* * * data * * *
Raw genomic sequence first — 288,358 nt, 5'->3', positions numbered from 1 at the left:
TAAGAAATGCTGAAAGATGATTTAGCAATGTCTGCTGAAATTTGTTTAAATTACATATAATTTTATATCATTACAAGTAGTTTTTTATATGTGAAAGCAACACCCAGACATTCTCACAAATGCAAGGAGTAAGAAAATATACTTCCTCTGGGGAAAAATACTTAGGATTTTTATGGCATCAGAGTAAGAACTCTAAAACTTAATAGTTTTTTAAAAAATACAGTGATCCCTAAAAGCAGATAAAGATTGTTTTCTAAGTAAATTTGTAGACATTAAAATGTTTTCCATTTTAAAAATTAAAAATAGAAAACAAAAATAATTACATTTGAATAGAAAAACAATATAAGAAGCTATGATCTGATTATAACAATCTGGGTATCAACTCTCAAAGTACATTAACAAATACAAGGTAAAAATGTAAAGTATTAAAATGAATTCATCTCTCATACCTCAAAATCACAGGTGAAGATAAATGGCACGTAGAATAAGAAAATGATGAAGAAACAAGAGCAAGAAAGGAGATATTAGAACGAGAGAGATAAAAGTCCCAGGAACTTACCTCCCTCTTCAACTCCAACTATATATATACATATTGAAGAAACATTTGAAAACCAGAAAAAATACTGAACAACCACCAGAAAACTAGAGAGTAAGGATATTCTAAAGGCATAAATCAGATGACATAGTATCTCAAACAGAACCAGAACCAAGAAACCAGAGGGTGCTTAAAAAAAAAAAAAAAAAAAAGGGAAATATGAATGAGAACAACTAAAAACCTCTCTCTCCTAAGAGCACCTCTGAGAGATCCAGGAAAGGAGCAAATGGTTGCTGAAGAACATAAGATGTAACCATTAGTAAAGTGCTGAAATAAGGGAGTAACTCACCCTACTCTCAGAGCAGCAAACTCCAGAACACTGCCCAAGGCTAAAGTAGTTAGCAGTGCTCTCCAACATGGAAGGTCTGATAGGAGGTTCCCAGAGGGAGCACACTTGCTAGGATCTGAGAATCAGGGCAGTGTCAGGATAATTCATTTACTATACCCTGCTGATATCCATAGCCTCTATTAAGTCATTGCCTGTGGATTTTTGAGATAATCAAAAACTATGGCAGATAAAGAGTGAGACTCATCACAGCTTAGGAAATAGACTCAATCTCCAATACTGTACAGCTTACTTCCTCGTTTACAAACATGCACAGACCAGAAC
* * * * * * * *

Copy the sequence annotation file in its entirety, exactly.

Raw genomic sequence first — 288,358 nt, 5'->3', positions numbered from 1 at the left:
TAAGAAATGCTGAAAGATGATTTAGCAATGTCTGCTGAAATTTGTTTAAATTACATATAATTTTATATCATTACAAGTAGTTTTTTATATGTGAAAGCAACACCCAGACATTCTCACAAATGCAAGGAGTAAGAAAATATACTTCCTCTGGGGAAAAATACTTAGGATTTTTATGGCATCAGAGTAAGAACTCTAAAACTTAATAGTTTTTTAAAAAATACAGTGATCCCTAAAAGCAGATAAAGATTGTTTTCTAAGTAAATTTGTAGACATTAAAATGTTTTCCATTTTAAAAATTAAAAATAGAAAACAAAAATAATTACATTTGAATAGAAAAACAATATAAGAAGCTATGATCTGATTATAACAATCTGGGTATCAACTCTCAAAGTACATTAACAAATACAAGGTAAAAATGTAAAGTATTAAAATGAATTCATCTCTCATACCTCAAAATCACAGGTGAAGATAAATGGCACGTAGAATAAGAAAATGATGAAGAAACAAGAGCAAGAAAGGAGATATTAGAACGAGAGAGATAAAAGTCCCAGGAACTTACCTCCCTCTTCAACTCCAACTATATATATACATATTGAAGAAACATTTGAAAACCAGAAAAAATACTGAACAACCACCAGAAAACTAGAGAGTAAGGATATTCTAAAGGCATAAATCAGATGACATAGTATCTCAAACAGAACCAGAACCAAGAAACCAGAGGGTGCTTAAAAAAAAAAAAAAAAAAAAGGGAAATATGAATGAGAACAACTAAAAACCTCTCTCTCCTAAGAGCACCTCTGAGAGATCCAGGAAAGGAGCAAATGGTTGCTGAAGAACATAAGATGTAACCATTAGTAAAGTGCTGAAATAAGGGAGTAACTCACCCTACTCTCAGAGCAGCAAACTCCAGAACACTGCCCAAGGCTAAAGTAGTTAGCAGTGCTCTCCAACATGGAAGGTCTGATAGGAGGTTCCCAGAGGGAGCACACTTGCTAGGATCTGAGAATCAGGGCAGTGTCAGGATAATTCATTTACTATACCCTGCTGATATCCATAGCCTCTATTAAGTCATTGCCTGTGGATTTTTGAGATAATCAAAAACTATGGCAGATAAAGAGTGAGACTCATCACAGCTTAGGAAATAGACTCAATCTCCAATACTGTACAGCTTACTTCCTCGTTTACAAACATGCACAGACCAGAAC